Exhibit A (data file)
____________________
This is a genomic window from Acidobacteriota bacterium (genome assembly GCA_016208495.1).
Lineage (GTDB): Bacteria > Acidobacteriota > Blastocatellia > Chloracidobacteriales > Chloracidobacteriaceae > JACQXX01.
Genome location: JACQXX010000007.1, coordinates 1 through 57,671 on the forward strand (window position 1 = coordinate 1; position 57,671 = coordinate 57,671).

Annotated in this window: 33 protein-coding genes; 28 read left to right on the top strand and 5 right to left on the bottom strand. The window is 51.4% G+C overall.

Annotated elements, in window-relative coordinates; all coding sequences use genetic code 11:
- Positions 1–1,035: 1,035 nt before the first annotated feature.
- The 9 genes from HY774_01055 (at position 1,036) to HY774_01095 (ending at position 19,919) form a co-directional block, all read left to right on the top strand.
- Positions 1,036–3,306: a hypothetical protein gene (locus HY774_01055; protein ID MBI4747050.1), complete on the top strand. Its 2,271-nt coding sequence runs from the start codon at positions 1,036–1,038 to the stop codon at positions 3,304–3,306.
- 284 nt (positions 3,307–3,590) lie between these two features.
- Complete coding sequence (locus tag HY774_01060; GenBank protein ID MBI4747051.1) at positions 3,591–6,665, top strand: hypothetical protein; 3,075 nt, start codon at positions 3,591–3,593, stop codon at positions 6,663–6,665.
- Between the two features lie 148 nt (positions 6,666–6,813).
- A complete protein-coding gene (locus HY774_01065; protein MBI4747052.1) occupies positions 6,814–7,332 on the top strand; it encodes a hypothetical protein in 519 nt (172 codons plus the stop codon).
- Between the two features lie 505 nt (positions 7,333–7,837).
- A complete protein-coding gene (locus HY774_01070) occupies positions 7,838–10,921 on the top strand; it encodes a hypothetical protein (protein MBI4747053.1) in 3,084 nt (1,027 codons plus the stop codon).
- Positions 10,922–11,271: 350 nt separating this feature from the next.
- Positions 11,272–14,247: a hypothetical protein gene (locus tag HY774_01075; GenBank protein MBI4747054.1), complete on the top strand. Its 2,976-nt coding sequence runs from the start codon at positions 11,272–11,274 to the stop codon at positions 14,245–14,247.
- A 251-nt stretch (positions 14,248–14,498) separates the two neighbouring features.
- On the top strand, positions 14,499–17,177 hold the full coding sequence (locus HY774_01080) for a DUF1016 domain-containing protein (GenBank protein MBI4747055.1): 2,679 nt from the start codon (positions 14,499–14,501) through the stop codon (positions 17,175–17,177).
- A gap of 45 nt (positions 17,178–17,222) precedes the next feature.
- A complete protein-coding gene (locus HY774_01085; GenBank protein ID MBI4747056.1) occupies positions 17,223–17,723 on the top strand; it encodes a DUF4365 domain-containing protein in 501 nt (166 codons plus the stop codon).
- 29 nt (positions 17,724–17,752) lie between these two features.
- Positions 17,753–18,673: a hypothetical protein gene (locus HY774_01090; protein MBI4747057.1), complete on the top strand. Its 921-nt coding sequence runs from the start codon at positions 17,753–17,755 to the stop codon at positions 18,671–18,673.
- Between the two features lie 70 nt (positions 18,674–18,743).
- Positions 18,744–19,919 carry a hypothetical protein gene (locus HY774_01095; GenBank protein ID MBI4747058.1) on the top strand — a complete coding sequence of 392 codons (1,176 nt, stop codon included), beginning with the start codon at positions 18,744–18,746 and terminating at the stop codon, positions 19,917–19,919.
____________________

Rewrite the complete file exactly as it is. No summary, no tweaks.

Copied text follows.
This is a genomic window from Acidobacteriota bacterium (genome assembly GCA_016208495.1).
Lineage (GTDB): Bacteria > Acidobacteriota > Blastocatellia > Chloracidobacteriales > Chloracidobacteriaceae > JACQXX01.
Genome location: JACQXX010000007.1, coordinates 1 through 57,671 on the forward strand (window position 1 = coordinate 1; position 57,671 = coordinate 57,671).

Annotated in this window: 33 protein-coding genes; 28 read left to right on the top strand and 5 right to left on the bottom strand. The window is 51.4% G+C overall.

Annotated elements, in window-relative coordinates; all coding sequences use genetic code 11:
- Positions 1–1,035: 1,035 nt before the first annotated feature.
- The 9 genes from HY774_01055 (at position 1,036) to HY774_01095 (ending at position 19,919) form a co-directional block, all read left to right on the top strand.
- Positions 1,036–3,306: a hypothetical protein gene (locus HY774_01055; protein ID MBI4747050.1), complete on the top strand. Its 2,271-nt coding sequence runs from the start codon at positions 1,036–1,038 to the stop codon at positions 3,304–3,306.
- 284 nt (positions 3,307–3,590) lie between these two features.
- Complete coding sequence (locus tag HY774_01060; GenBank protein ID MBI4747051.1) at positions 3,591–6,665, top strand: hypothetical protein; 3,075 nt, start codon at positions 3,591–3,593, stop codon at positions 6,663–6,665.
- Between the two features lie 148 nt (positions 6,666–6,813).
- A complete protein-coding gene (locus HY774_01065; protein MBI4747052.1) occupies positions 6,814–7,332 on the top strand; it encodes a hypothetical protein in 519 nt (172 codons plus the stop codon).
- Between the two features lie 505 nt (positions 7,333–7,837).
- A complete protein-coding gene (locus HY774_01070) occupies positions 7,838–10,921 on the top strand; it encodes a hypothetical protein (protein MBI4747053.1) in 3,084 nt (1,027 codons plus the stop codon).
- Positions 10,922–11,271: 350 nt separating this feature from the next.
- Positions 11,272–14,247: a hypothetical protein gene (locus tag HY774_01075; GenBank protein MBI4747054.1), complete on the top strand. Its 2,976-nt coding sequence runs from the start codon at positions 11,272–11,274 to the stop codon at positions 14,245–14,247.
- A 251-nt stretch (positions 14,248–14,498) separates the two neighbouring features.
- On the top strand, positions 14,499–17,177 hold the full coding sequence (locus HY774_01080) for a DUF1016 domain-containing protein (GenBank protein MBI4747055.1): 2,679 nt from the start codon (positions 14,499–14,501) through the stop codon (positions 17,175–17,177).
- A gap of 45 nt (positions 17,178–17,222) precedes the next feature.
- A complete protein-coding gene (locus HY774_01085; GenBank protein ID MBI4747056.1) occupies positions 17,223–17,723 on the top strand; it encodes a DUF4365 domain-containing protein in 501 nt (166 codons plus the stop codon).
- 29 nt (positions 17,724–17,752) lie between these two features.
- Positions 17,753–18,673: a hypothetical protein gene (locus HY774_01090; protein MBI4747057.1), complete on the top strand. Its 921-nt coding sequence runs from the start codon at positions 17,753–17,755 to the stop codon at positions 18,671–18,673.
- Between the two features lie 70 nt (positions 18,674–18,743).
- Positions 18,744–19,919 carry a hypothetical protein gene (locus HY774_01095; GenBank protein ID MBI4747058.1) on the top strand — a complete coding sequence of 392 codons (1,176 nt, stop codon included), beginning with the start codon at positions 18,744–18,746 and terminating at the stop codon, positions 19,917–19,919.